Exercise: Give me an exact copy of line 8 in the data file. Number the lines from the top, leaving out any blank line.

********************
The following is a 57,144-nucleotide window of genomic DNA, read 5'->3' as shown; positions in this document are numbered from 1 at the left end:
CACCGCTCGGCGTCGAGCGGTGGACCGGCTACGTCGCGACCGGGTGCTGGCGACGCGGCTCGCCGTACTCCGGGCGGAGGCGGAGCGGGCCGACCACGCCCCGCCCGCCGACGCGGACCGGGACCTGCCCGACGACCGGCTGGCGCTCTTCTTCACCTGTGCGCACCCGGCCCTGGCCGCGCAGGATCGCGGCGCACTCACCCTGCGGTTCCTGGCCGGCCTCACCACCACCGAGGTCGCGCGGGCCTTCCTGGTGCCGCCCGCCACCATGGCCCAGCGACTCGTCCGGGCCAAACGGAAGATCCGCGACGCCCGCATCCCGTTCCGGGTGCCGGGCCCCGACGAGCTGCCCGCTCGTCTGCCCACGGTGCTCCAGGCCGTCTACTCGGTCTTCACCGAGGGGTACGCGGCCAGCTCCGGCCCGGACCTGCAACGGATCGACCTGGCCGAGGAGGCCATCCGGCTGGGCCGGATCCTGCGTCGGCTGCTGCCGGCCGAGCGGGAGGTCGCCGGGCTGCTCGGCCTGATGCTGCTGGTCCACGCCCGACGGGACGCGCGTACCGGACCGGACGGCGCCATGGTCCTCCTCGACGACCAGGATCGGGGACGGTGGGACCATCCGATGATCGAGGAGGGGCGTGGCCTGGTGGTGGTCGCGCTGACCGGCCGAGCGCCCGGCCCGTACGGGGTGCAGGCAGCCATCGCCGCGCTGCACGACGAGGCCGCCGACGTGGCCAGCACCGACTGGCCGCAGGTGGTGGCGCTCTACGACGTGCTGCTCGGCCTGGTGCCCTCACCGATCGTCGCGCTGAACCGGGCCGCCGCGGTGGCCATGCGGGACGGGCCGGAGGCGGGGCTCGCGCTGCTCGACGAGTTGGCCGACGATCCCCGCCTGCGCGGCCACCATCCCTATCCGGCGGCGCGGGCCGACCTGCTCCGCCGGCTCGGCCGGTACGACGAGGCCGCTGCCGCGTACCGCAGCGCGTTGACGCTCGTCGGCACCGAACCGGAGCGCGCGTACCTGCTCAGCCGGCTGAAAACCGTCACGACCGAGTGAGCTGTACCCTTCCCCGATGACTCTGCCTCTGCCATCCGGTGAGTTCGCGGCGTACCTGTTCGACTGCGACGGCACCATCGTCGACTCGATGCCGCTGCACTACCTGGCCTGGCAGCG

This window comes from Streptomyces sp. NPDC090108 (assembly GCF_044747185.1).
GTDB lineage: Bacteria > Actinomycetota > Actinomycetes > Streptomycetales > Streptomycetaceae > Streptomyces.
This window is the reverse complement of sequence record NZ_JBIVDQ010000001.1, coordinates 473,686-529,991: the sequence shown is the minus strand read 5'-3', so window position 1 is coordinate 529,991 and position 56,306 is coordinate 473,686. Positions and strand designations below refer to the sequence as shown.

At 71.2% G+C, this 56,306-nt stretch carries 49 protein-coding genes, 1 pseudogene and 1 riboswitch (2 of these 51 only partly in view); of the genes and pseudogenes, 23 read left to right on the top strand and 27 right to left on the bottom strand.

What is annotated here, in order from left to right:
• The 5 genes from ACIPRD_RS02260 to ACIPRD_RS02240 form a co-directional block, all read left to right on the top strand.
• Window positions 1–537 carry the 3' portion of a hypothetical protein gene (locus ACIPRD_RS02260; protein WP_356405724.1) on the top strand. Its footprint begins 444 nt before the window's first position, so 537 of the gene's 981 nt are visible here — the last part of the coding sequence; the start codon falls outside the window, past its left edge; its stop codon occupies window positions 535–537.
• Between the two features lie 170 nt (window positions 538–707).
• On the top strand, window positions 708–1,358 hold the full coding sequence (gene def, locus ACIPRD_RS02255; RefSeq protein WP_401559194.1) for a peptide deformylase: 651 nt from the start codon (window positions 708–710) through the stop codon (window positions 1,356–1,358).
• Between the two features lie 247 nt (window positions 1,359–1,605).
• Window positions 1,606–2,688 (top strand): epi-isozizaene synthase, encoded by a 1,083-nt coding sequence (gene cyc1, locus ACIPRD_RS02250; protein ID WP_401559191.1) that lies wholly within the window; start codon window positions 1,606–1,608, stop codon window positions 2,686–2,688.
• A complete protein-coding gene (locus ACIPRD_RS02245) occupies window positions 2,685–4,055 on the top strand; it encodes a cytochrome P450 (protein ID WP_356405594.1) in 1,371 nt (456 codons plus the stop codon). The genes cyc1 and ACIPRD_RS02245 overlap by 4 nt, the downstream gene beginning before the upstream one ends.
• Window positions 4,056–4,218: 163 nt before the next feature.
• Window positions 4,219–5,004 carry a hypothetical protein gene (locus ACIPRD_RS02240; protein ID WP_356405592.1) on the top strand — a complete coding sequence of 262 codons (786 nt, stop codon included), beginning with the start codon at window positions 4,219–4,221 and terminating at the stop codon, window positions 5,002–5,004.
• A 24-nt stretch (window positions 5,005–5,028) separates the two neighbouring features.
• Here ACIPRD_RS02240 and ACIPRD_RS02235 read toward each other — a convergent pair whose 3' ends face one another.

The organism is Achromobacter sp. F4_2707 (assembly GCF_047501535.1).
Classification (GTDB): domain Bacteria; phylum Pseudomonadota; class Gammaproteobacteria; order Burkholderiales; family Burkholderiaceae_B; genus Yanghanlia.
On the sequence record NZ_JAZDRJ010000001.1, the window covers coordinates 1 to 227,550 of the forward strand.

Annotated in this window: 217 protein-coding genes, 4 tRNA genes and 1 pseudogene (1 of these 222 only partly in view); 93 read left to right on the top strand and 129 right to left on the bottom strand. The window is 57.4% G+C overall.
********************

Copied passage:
• The 5 genes from ACIPRD_RS02260 to ACIPRD_RS02240 form a co-directional block, all read left to right on the top strand.